The defence attorney representing eight union members arrested at the Sabrina Garment factory on Monday requested bail for his clients yesterday.
Judge Cheum Rithy said he had received defence attorney Kao Ty’s bail request and would consider it for five days before making a ruling.
About 500 workers stood in front of the Kampong Speu Provincial Court yesterday to show support for the Free Trade Union leaders and members who have been in custody since a demonstration for higher wages in front of the factory turned violent, causing property damage and injuring at least 23 people – including nine police officers.
The melee occurred when FTU members clashed with police and members of the Coalition of the Cambodian Apparel Workers’ Democratic Union, who continued working at the factory – a supplier for Nike – rather than join the strike.
The three union leaders and five workers are charged with initiating deliberate violence and intentional damages.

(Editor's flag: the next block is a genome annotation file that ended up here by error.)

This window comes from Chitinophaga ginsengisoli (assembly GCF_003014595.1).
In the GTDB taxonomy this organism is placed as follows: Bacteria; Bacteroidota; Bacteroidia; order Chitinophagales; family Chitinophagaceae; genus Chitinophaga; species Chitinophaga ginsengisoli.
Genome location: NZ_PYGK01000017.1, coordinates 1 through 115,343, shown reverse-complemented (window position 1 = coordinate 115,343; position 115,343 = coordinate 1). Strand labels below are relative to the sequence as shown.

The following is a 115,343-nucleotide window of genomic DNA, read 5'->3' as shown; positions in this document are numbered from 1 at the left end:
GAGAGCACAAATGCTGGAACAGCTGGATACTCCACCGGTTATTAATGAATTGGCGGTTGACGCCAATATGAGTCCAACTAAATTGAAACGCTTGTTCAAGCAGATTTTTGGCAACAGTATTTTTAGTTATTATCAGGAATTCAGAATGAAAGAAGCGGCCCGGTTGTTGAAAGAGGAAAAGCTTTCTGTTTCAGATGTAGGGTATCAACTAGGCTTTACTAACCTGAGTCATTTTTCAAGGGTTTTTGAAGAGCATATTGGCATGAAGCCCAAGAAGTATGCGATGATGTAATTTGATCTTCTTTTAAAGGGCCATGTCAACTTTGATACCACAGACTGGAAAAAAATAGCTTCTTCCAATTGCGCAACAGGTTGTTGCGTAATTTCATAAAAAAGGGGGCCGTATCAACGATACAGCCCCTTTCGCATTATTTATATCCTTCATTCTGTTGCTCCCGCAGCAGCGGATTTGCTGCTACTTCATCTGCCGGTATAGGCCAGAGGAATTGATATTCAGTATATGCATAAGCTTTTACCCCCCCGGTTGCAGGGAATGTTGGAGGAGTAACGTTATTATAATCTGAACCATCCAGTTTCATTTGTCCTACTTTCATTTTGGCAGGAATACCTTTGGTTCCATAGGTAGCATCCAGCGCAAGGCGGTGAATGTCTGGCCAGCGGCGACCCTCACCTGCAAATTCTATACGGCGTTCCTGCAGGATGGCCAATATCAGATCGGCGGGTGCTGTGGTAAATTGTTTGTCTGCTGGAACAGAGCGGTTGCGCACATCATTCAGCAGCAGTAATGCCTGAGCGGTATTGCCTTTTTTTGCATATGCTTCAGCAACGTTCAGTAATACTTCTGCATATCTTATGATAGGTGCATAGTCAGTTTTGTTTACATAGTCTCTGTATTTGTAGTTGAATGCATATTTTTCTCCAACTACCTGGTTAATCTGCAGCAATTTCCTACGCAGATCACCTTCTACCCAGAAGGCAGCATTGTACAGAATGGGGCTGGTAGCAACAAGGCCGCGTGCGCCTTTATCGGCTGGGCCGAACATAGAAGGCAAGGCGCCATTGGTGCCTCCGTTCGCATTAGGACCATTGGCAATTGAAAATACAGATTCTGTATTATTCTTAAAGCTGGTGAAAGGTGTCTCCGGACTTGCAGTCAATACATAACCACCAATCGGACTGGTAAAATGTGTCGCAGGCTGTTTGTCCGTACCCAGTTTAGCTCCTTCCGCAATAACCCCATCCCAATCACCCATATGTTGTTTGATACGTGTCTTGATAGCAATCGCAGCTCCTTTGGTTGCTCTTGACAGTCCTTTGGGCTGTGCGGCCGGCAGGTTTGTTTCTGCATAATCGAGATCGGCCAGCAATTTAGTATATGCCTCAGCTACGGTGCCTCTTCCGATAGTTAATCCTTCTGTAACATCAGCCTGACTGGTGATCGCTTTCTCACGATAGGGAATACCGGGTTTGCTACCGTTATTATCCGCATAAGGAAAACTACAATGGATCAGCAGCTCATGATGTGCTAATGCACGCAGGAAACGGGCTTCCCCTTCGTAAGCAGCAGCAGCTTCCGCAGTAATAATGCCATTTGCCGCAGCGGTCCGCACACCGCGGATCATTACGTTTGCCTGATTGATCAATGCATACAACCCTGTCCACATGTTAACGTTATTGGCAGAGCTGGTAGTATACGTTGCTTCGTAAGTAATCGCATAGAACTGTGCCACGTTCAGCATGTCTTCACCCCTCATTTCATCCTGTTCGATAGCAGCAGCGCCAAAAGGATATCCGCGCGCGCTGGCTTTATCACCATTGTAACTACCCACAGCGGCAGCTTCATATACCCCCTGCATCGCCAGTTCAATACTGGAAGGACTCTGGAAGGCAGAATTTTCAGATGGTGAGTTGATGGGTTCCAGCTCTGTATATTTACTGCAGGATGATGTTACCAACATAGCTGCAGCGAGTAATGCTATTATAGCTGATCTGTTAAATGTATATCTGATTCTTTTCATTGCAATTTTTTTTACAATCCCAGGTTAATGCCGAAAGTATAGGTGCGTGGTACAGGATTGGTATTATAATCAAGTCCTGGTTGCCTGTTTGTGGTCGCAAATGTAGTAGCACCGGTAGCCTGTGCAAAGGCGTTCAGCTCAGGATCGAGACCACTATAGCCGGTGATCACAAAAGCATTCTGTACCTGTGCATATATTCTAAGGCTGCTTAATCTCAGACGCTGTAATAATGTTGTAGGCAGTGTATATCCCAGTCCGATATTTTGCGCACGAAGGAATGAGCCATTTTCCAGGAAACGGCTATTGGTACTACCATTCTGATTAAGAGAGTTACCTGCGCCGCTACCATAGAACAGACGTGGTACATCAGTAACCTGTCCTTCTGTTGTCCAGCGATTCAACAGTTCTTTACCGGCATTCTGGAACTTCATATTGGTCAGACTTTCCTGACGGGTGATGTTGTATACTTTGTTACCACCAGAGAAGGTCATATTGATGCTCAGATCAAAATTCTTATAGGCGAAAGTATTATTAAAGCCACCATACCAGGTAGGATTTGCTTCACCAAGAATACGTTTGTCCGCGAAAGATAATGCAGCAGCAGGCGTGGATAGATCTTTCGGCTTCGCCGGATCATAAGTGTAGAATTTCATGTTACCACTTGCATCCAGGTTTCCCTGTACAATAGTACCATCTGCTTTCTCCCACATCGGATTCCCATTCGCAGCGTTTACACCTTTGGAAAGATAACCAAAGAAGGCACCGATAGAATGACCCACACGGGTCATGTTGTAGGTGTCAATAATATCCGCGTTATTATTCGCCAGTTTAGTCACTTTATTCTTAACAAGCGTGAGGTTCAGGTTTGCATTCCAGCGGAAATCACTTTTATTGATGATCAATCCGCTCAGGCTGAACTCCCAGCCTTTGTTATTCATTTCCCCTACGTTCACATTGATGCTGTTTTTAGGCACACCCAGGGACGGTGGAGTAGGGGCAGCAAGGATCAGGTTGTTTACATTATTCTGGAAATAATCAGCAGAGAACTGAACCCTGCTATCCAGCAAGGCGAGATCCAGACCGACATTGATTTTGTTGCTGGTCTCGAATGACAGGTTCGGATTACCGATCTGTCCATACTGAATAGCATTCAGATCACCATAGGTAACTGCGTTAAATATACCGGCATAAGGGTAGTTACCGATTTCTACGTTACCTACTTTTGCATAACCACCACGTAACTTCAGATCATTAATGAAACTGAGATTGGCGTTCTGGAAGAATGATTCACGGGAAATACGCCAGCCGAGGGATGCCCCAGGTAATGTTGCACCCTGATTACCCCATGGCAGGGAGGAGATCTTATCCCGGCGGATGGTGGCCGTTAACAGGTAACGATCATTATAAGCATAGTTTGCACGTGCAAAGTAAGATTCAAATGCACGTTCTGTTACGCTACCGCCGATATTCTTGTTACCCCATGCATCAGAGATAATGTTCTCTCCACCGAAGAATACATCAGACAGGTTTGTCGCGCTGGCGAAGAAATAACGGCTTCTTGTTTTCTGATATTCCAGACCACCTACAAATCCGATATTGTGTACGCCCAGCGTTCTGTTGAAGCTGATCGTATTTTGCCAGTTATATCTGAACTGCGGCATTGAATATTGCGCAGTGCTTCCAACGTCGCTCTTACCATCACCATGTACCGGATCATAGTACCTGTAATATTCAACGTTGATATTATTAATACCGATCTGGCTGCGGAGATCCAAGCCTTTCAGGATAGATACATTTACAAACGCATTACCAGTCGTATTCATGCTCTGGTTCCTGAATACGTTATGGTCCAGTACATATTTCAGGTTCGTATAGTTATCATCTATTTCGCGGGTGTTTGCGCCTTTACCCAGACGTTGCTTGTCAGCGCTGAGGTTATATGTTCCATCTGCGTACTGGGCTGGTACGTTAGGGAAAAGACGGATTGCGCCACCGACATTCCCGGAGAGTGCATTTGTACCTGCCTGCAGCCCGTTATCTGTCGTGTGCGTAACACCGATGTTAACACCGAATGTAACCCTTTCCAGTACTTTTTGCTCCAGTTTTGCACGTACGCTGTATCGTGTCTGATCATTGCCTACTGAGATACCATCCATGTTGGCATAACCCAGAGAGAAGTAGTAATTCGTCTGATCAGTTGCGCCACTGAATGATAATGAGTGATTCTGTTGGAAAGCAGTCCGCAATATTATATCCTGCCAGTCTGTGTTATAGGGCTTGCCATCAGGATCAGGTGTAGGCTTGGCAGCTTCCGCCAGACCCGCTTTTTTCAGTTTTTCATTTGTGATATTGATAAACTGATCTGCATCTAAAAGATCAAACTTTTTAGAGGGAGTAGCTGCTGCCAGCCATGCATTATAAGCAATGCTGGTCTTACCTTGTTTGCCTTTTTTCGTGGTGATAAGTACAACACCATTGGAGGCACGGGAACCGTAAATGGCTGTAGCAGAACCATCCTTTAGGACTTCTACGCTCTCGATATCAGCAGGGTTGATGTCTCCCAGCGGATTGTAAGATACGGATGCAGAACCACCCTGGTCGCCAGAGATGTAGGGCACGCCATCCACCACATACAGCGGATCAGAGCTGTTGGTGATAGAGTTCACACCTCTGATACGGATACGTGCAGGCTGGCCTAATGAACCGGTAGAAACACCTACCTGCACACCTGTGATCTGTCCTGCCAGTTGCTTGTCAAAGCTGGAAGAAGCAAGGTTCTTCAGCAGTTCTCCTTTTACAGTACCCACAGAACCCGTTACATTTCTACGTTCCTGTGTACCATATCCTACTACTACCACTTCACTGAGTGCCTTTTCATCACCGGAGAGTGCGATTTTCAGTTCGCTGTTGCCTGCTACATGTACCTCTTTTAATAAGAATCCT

Outside the courthouse, Moeun Tom, 32, who has worked at the factory for five years, said the workers would continue protesting until the eight were freed.
“They are not guilty, so the two charges against them are completely wrong,” Tom said.
Eang Luot, a 49-year-old resident of Kong Pisey district’s Trapaing Veng village, cooked 140 cans of her own rice to provide free food for the protesters.
“I feel so much pain for the workers, so I will cook for them until I run out of rice,” Luot said. “My son protested for a higher salary, but he received violence instead.”
Elsewhere yesterday, Kong Athit, vice president of C.CAWDU, said at a press conference that his union would sue the FTU if their president, Chea Mony, continued to publicly state that C.CAWDU instigated the violence.
Responding to the threat of legal action, FTU deputy secretary-general Thorn Thol said the union maintained that C.CAWDU members initiated the clash.
“It is their right to sue us. We cannot prohibit their right,” Thol said. “But the FTU maintains its claim.”